Everyone has heard of ‘Karens’ calling the cops on people for nothing more than going about their everyday lives, and, apparently doing HVAC maintenance is no exception. In a viral TikTok video posted last month, a young Black HVAC technician films a woman in Golden Valley, Minnesota, who booked an appointment for an air duct cleaning, then phoned the cops in hysterics after he showed up.

“Karen freaks out and calls police on young black man trying to do his job [mind blown emoji]” reads his video headline, posted with the caption “Here’s a sample of what life is like being a black man in America.”

In the video, Alonzo Harmon stands outside a home in a snowstorm, wearing his company uniform and a logoed winter hat. The woman can be seen in the background, in the garage.

“She is on the phone with 911 right now,” says Harmon. “Lying to the police saying that I just threatened her.”

A minute later, the woman can be seen sobbing frantically on the phone. Harmon is in the driveway, and she hasn’t even closed the garage door yet.

“It’s crazy,” Harmon says as he continues to film, then walks down the driveway laughing in disbelief. “I already knew what it was when I first got here, though. … I’ve never in my life had to deal with no bulls**t like this.”


A Service Call Gone Sideways

Comments started piling up on TikTok asking if he was OK, so in two follow-up videos, Harmon shared details of how the service call, which took place last November, played out.

Harmon was dispatched to the woman’s house to perform air duct cleaning.

“Her husband was at work, so automatically I knew to be as gentle as possible — I am a stranger coming into your home, at the end of the day, and you’re by yourself, so I already knew how to approach the scene with her,” he recounted.

From the start, he said, things seemed off.

“As I’m talking to her for the first time, I’m already picking up a bad energy from her,” he said. He was cut off several times while explaining the details of the job. Once he started the furnace inspection, the woman hovered behind him, watching his every move.

“She’s literally right over my shoulder — she’s not leaving my side, she’s watching everything that I’m doing,” he recounted. Then she said, “They let you do a job like this?”

He tried to laugh it off.

“I’m there to make the money … I’m not really trying to talk,” he said. But the woman kept haranguing him about his qualifications.

“I can hear her over my shoulder … I kept hearing how long have I been doing the job? Do I know what I’m doing? Stuff like that,” he said. “I’m being professional, being as polite as possible, basically let her know that yes, I am a trained professional, I know what I’m doing here.”

He showed her the photos he had just taken of her furnace, and she claimed they weren’t of her home, even though she had been watching him work. Then she went on a rant, “basically saying she doesn’t trust me, she doesn’t think that I’m gonna do a good job in her home,” Harmon said.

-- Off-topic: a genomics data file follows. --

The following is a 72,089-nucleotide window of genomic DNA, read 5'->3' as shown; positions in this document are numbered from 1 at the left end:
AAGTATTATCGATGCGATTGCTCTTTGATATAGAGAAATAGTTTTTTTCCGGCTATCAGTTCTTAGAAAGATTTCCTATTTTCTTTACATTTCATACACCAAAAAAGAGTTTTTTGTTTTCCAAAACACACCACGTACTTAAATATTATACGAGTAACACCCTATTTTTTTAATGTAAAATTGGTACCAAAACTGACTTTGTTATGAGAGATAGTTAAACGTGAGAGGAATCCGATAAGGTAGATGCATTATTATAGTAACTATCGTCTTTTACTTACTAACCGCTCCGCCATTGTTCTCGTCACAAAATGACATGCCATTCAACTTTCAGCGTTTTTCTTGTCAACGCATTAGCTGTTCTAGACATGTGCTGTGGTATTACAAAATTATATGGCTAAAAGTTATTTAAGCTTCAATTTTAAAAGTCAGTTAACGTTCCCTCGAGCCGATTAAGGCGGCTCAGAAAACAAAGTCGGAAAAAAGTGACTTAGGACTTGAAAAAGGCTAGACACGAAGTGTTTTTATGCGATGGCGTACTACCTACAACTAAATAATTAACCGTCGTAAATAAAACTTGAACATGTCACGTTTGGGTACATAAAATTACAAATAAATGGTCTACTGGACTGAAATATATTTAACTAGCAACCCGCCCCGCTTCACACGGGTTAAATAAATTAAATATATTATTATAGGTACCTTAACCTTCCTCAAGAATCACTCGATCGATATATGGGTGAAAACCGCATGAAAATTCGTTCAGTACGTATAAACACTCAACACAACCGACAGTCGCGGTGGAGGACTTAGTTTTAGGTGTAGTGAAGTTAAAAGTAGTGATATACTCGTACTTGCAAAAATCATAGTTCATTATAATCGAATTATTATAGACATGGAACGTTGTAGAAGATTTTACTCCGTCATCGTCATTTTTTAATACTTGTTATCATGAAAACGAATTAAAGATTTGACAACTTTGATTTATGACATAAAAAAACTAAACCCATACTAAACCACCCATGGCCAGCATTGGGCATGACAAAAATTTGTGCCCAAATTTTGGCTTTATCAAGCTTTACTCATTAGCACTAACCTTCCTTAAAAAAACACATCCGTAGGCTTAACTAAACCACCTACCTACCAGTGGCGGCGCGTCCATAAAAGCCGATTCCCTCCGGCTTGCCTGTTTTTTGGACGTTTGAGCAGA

At that point, he decided to end the service call. He let her know he wasn’t going to do the cleaning and that the office would be contacting her, and started to pack up his equipment. She followed him out, yelling “all sorts of things,” and that’s when she called the police.

So Harmon pulled out his phone and started videoing.

“Please, please, please! I’m so scared right now!” the woman is captured on video yelling into the phone, as Harmon stands outside in the driveway recording. “I’m shaking right now! Please, please! … I’m so scared!”

Harmon himself was scared, he said in the follow-up post, because he wasn’t sure how the police would respond. He said the police asked him to leave but not before asking on the woman’s behalf if he’d complete the air duct cleaning, which he declined.

“She was basically labeling herself as a problematic customer. I didn't want to create another problem by doing the cleaning and she call in later about something just to try to get a refund or even get me fired,” he said as his reason for not completing the call.

The woman never gave a reason for her distrust, but Harmon had his suspicions; he signed off the video with “Let’s end racism together.”


The Court of Public Opinion

Harmon’s initial video drew 98.7k comments, and among them were tradespeople expressing their support and praising his professionalism.

“Service manager for an HVAC company here. You did exactly what you should have,” wrote Donald Goellner, whose profile pic is the logo for Hats Off Heating & Cooling. “These are the kinds of customers that get listed as ‘Do not service.’”

Chimed in Tawny Cooper, “Yup I am an HVAC dispatcher and you did everything correctly!!! So sorry this happened to you!!!!”

Shanita Cooper, who works in restoration, said she never allows employees to go on calls by themselves due to the potential for this kind of situation.

Many people commented on how courteous Harmon remained, both in his retelling and the encounter in the driveway.

“I would hire you 10 times out of 10 just based on customer service alone,” wrote Greg Gosselin.